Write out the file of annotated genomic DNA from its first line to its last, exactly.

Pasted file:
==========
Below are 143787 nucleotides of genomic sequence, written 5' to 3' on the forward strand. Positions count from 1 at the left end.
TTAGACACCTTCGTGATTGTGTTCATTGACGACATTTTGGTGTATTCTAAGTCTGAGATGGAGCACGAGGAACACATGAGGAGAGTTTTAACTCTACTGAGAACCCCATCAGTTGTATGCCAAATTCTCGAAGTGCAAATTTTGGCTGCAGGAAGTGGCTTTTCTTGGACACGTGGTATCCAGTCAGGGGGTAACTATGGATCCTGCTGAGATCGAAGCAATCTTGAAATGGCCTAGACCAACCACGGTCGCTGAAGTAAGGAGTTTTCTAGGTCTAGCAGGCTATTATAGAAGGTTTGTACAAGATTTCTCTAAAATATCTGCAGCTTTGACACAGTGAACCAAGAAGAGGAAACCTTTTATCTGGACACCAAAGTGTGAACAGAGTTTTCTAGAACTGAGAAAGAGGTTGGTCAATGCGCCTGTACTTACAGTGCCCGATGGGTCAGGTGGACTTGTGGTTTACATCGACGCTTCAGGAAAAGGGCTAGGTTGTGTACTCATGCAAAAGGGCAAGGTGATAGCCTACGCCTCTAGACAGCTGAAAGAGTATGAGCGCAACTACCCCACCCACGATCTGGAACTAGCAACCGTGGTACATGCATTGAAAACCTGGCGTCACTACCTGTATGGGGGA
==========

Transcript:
Below are 143787 nucleotides of genomic sequence, written 5' to 3' on the forward strand. Positions count from 1 at the left end.
TTAGACACCTTCGTGATTGTGTTCATTGACGACATTTTGGTGTATTCTAAGTCTGAGATGGAGCACGAGGAACACATGAGGAGAGTTTTAACTCTACTGAGAACCCCATCAGTTGTATGCCAAATTCTCGAAGTGCAAATTTTGGCTGCAGGAAGTGGCTTTTCTTGGACACGTGGTATCCAGTCAGGGGGTAACTATGGATCCTGCTGAGATCGAAGCAATCTTGAAATGGCCTAGACCAACCACGGTCGCTGAAGTAAGGAGTTTTCTAGGTCTAGCAGGCTATTATAGAAGGTTTGTACAAGATTTCTCTAAAATATCTGCAGCTTTGACACAGTGAACCAAGAAGAGGAAACCTTTTATCTGGACACCAAAGTGTGAACAGAGTTTTCTAGAACTGAGAAAGAGGTTGGTCAATGCGCCTGTACTTACAGTGCCCGATGGGTCAGGTGGACTTGTGGTTTACATCGACGCTTCAGGAAAAGGGCTAGGTTGTGTACTCATGCAAAAGGGCAAGGTGATAGCCTACGCCTCTAGACAGCTGAAAGAGTATGAGCGCAACTACCCCACCCACGATCTGGAACTAGCAACCGTGGTACATGCATTGAAAACCTGGCGTCACTACCTGTATGGGGGA